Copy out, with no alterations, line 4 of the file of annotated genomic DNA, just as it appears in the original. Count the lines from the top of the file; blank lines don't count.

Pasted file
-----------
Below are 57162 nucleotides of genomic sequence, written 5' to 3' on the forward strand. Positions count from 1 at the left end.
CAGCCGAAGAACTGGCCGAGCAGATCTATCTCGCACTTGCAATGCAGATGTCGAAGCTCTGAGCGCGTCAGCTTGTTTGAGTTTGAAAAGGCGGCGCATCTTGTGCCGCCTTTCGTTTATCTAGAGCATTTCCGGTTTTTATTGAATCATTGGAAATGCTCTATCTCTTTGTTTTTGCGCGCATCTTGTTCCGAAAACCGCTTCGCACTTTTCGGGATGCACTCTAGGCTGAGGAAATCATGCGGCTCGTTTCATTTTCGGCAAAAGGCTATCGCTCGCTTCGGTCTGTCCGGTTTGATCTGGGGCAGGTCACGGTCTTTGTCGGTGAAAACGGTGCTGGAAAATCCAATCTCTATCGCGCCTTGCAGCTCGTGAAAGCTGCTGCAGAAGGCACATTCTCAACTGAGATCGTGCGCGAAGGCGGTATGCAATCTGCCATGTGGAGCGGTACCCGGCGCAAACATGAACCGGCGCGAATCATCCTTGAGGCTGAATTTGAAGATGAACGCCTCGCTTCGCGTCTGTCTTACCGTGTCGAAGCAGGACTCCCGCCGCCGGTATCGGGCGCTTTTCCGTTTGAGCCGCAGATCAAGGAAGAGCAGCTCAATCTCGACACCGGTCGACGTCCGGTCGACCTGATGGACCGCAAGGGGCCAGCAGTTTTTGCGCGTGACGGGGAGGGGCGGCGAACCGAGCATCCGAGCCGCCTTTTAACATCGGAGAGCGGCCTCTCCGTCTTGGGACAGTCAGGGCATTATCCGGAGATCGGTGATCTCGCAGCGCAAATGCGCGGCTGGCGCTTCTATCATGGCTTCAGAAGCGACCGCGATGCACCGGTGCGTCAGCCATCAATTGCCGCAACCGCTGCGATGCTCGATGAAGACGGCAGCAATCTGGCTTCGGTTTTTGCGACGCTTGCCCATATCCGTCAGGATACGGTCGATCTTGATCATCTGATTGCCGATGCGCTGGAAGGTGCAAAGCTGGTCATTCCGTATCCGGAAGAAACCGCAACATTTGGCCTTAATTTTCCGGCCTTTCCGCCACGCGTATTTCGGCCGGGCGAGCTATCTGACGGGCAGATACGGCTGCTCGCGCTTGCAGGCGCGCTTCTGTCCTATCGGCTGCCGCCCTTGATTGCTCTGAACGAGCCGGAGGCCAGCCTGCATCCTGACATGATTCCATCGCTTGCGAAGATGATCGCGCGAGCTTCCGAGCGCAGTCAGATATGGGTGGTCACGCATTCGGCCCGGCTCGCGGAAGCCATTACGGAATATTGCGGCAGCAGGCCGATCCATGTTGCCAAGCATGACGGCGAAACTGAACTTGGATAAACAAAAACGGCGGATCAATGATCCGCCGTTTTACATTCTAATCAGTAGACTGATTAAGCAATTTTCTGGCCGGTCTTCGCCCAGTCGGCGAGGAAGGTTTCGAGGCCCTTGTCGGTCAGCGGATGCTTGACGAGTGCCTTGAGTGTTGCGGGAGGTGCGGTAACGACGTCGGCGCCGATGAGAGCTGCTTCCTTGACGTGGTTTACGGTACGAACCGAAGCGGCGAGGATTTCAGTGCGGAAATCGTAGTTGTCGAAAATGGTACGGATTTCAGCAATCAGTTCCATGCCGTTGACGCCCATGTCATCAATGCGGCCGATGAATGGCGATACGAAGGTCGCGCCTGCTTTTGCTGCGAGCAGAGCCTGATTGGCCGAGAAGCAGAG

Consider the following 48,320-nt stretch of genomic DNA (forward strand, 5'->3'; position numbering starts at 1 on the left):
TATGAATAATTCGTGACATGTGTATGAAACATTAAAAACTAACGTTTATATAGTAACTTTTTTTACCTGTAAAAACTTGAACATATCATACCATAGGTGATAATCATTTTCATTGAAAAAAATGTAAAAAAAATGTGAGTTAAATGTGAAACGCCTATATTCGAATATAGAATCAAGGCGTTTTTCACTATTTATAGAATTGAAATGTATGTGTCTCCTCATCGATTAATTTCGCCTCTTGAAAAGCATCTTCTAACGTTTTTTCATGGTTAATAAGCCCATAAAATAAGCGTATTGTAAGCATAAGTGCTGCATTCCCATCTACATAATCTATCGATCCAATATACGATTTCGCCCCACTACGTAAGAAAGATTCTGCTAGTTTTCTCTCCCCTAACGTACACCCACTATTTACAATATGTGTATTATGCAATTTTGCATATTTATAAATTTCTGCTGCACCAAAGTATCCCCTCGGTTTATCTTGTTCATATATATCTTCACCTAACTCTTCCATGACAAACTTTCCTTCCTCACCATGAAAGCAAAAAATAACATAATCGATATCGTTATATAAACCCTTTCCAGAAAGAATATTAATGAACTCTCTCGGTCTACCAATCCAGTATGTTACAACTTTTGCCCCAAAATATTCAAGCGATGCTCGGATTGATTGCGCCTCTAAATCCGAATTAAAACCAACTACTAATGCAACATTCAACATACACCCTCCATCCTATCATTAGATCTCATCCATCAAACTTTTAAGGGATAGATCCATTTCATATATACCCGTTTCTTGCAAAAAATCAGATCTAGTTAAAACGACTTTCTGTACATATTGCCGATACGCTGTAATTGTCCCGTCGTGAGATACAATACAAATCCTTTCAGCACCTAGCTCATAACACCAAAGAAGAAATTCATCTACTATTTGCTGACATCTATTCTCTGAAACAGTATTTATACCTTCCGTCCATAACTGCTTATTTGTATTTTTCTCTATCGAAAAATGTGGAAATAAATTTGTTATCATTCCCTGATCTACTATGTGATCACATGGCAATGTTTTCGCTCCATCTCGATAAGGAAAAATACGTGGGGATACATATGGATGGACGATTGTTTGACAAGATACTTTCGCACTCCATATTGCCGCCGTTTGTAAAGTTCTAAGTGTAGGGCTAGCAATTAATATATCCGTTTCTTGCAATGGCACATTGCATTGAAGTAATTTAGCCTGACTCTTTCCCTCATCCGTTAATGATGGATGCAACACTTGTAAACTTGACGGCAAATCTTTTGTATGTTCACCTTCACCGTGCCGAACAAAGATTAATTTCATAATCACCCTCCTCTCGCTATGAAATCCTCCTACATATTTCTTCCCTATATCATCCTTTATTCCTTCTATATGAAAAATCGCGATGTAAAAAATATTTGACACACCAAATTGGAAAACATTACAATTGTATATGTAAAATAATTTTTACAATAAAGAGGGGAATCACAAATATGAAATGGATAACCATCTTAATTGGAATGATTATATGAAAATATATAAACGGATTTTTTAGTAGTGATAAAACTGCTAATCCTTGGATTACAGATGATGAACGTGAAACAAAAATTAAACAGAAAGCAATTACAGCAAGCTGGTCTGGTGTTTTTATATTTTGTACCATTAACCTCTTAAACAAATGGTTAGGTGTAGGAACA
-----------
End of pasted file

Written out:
TATGAATAATTCGTGACATGTGTATGAAACATTAAAAACTAACGTTTATATAGTAACTTTTTTTACCTGTAAAAACTTGAACATATCATACCATAGGTGATAATCATTTTCATTGAAAAAAATGTAAAAAAAATGTGAGTTAAATGTGAAACGCCTATATTCGAATATAGAATCAAGGCGTTTTTCACTATTTATAGAATTGAAATGTATGTGTCTCCTCATCGATTAATTTCGCCTCTTGAAAAGCATCTTCTAACGTTTTTTCATGGTTAATAAGCCCATAAAATAAGCGTATTGTAAGCATAAGTGCTGCATTCCCATCTACATAATCTATCGATCCAATATACGATTTCGCCCCACTACGTAAGAAAGATTCTGCTAGTTTTCTCTCCCCTAACGTACACCCACTATTTACAATATGTGTATTATGCAATTTTGCATATTTATAAATTTCTGCTGCACCAAAGTATCCCCTCGGTTTATCTTGTTCATATATATCTTCACCTAACTCTTCCATGACAAACTTTCCTTCCTCACCATGAAAGCAAAAAATAACATAATCGATATCGTTATATAAACCCTTTCCAGAAAGAATATTAATGAACTCTCTCGGTCTACCAATCCAGTATGTTACAACTTTTGCCCCAAAATATTCAAGCGATGCTCGGATTGATTGCGCCTCTAAATCCGAATTAAAACCAACTACTAATGCAACATTCAACATACACCCTCCATCCTATCATTAGATCTCATCCATCAAACTTTTAAGGGATAGATCCATTTCATATATACCCGTTTCTTGCAAAAAATCAGATCTAGTTAAAACGACTTTCTGTACATATTGCCGATACGCTGTAATTGTCCCGTCGTGAGATACAATACAAATCCTTTCAGCACCTAGCTCATAACACCAAAGAAGAAATTCATCTACTATTTGCTGACATCTATTCTCTGAAACAGTATTTATACCTTCCGTCCATAACTGCTTATTTGTATTTTTCTCTATCGAAAAATGTGGAAATAAATTTGTTATCATTCCCTGATCTACTATGTGATCACATGGCAATGTTTTCGCTCCATCTCGATAAGGAAAAATACGTGGGGATACATATGGATGGACGATTGTTTGACAAGATACTTTCGCACTCCATATTGCCGCCGTTTGTAAAGTTCTAAGTGTAGGGCTAGCAATTAATATATCCGTTTCTTGCAATGGCACATTGCATTGAAGTAATTTAGCCTGACTCTTTCCCTCATCCGTTAATGATGGATGCAACACTTGTAAACTTGACGGCAAATCTTTTGTATGTTCACCTTCACCGTGCCGAACAAAGATTAATTTCATAATCACCCTCCTCTCGCTATGAAATCCTCCTACATATTTCTTCCCTATATCATCCTTTATTCCTTCTATATGAAAAATCGCGATGTAAAAAATATTTGACACACCAAATTGGAAAACATTACAATTGTATATGTAAAATAATTTTTACAATAAAGAGGGGAATCACAAATATGAAATGGATAACCATCTTAATTGGAATGATTATATGAAAATATATAAACGGATTTTTTAGTAGTGATAAAACTGCTAATCCTTGGATTACAGATGATGAACGTGAAACAAAAATTAAACAGAAAGCAATTACAGCAAGCTGGTCTGGTGTTTTTATATTTTGTACCATTAACCTCTTAAACAAATGGTTAGGTGTAGGAACA